The Sites of Rome: Time, Space, Memory by David H. J. LarmourThe Sites of Rome: Time, Space, Memory by David H. J. Larmour

The Sites of Rome: Time, Space, Memory

EditorDavid H. J. Larmour, Diana Spencer

Hardcover | January 11, 2007

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Rome was a building site for much of its history, a city continually reshaped and reconstituted in line with political and cultural change. In later times, the conjunction of ruins and rebuilding lent the cityscape a particularly fascinating character, much exploited by artists and writers.This layering and changing of vistas also finds expression in the literary tradition, from classical times right up to the twenty-first-century. This collection of essays offers glimpses, sideways glances and unexpected angles that open up Rome in its widest possible sense, and explores how thevisible components of Rome - the hills, the Tiber, the temples, the Forums, the Colosseum, the statues and monuments - operate as, or become, the sites/sights of Rome.The analyses are informed by contemporary critical thinking and draw on ancient historical narrative, Roman poetry, Renaissanceliterature and cartography, art of the Grand Tour era, Russian and Soviet interpretations, and twentieth-century cinema.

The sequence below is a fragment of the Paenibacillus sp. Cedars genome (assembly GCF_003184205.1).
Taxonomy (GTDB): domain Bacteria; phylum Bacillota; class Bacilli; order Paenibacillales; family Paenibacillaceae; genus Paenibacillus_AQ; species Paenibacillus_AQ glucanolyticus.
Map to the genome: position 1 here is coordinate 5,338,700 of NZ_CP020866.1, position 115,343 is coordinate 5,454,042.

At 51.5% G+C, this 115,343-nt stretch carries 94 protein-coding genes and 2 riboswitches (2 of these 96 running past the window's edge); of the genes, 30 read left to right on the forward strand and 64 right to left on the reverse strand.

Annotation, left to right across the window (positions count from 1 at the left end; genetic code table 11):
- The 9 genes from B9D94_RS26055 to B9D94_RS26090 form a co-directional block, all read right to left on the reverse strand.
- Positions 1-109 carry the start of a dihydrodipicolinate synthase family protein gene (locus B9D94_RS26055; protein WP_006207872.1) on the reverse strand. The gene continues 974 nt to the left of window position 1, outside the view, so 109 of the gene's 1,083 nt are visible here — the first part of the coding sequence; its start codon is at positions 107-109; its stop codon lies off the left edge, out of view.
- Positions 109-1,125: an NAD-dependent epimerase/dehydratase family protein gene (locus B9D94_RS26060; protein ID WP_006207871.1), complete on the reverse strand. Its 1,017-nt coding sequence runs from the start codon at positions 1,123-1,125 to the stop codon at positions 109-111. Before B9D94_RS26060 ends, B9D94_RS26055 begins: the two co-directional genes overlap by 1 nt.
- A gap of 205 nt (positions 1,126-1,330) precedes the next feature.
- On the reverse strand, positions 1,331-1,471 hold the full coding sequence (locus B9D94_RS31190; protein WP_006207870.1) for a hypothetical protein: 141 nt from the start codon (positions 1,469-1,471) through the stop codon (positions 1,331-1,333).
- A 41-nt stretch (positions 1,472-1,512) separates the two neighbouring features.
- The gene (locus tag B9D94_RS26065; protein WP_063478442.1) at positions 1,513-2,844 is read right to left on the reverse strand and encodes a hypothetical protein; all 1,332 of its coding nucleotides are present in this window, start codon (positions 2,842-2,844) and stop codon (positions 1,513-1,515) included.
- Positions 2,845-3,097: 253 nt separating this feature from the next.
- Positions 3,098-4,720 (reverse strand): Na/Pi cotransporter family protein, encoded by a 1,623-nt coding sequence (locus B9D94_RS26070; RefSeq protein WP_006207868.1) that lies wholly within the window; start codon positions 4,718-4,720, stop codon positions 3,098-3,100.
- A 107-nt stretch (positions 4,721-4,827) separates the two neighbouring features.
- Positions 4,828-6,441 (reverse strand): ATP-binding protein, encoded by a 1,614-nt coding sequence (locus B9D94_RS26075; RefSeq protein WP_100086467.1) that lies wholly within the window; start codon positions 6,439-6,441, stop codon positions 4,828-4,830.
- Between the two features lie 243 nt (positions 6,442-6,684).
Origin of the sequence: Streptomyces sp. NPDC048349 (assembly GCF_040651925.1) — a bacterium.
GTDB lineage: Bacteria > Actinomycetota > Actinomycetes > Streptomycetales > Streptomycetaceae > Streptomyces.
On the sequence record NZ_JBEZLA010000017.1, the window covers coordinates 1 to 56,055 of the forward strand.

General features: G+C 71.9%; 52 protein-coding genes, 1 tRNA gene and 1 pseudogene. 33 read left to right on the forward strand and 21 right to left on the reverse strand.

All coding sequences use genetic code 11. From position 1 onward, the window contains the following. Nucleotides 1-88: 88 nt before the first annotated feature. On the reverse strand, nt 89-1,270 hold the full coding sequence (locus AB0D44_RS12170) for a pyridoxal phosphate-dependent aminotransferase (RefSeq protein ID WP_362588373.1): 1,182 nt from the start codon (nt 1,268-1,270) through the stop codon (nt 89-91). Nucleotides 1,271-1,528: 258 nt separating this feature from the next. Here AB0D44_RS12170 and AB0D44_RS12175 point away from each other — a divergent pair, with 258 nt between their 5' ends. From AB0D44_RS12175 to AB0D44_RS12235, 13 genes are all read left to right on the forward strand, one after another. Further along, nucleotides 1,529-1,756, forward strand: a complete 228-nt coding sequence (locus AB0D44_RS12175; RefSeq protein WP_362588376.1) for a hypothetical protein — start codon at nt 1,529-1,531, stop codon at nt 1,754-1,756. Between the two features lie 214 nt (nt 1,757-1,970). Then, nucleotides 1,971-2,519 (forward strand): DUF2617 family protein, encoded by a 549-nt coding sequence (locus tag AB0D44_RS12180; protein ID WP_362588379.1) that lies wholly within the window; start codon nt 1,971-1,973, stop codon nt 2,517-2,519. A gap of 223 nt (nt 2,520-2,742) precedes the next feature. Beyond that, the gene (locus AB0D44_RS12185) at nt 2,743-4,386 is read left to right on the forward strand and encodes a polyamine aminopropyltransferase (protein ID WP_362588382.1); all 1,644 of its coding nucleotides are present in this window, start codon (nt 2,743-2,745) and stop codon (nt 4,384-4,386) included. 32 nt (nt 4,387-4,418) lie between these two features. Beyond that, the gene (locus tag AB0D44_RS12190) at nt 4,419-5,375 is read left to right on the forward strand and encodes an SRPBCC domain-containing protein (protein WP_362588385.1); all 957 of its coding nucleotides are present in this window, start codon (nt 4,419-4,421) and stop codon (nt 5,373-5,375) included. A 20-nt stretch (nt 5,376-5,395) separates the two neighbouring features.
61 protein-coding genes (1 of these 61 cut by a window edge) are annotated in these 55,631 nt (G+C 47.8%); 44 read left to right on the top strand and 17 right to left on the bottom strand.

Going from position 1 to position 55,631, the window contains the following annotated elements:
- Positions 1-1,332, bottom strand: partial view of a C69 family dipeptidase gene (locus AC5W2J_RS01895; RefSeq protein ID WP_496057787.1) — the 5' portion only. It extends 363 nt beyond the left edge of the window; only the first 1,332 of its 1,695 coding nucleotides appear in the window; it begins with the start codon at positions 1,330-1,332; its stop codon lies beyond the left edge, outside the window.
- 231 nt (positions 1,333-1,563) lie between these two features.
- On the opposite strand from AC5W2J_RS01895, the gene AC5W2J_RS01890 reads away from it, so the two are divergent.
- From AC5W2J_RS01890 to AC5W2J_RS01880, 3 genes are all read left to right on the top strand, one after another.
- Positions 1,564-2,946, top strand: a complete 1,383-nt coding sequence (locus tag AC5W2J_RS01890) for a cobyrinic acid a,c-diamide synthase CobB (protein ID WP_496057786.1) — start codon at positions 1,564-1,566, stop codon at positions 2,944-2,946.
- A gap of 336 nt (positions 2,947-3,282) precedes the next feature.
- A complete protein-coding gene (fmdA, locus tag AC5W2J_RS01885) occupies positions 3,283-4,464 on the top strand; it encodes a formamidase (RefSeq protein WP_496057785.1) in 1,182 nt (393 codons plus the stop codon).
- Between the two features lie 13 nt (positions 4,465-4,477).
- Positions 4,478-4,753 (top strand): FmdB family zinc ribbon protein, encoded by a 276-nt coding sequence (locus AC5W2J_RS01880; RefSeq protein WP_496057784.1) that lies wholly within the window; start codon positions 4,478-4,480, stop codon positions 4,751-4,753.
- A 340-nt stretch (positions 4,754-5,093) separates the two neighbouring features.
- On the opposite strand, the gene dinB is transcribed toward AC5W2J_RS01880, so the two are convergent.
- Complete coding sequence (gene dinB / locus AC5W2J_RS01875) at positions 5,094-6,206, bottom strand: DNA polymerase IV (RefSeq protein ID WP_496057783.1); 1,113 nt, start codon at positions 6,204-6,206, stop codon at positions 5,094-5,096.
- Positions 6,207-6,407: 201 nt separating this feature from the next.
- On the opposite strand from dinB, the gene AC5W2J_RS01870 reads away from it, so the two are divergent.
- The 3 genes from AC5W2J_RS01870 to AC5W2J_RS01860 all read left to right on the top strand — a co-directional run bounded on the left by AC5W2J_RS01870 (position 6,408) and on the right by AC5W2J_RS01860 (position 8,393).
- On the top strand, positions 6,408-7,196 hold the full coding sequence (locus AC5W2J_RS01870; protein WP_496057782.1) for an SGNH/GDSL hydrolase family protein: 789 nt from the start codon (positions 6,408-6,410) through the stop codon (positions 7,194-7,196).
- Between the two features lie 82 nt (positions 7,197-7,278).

David H. J. Larmour is Professor and Head of Classics, Department of Classical and Modern Languages and Literatures, Texas Tech University. Diana Spencer is Lecturer in Classics, Institute of Archaeology and Antiquity, University of Birmingham.
Title:The Sites of Rome: Time, Space, MemoryFormat:HardcoverDimensions:450 pages, 8.5 × 5.43 × 1.21 inPublished:January 11, 2007Publisher:Oxford University PressLanguage:English

The following ISBNs are associated with this title:

ISBN - 10:0199217491

ISBN - 13:9780199217496

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Table of Contents

David H. J. Larmour and Diana Spencer: Introduction: Roma, recepta: a topography of the imagination1. Diana Spencer: Rome at a gallop: Livy, on not gazing, jumping, or toppling into the void2. Micaela Janan: `In the name of the father': Ovid's Theban law3. Paul Allen Miller: `I get around': sadism, desire, and metonymy on the streets of Rome with Horace, Ovid, and Juvenal4. David H. J. Larmour: Holes in the body: sites of abjection in Juvenal's Rome5. Rhiannon Ash: Victim and voyeur: Rome as a character in Tacitus' Histories 36. Jason Banta: The gates of Janus: Bakhtin and Plutarch's Roman meta-chronotope7. Jacob Blevins: Staging Rome: the renaissance, Rome, and humanism's classical crisis8. Caroline Vout: Sizing up Rome, or theorizing the overview9. Marina Balina: Ancient Rome for little comrades: the legacy of classical antiquity in Soviet children's literature10. Elena Theodorakopoulos: The sites and sights of Rome in Fellini's films: `not a human habitation but a psychical entity'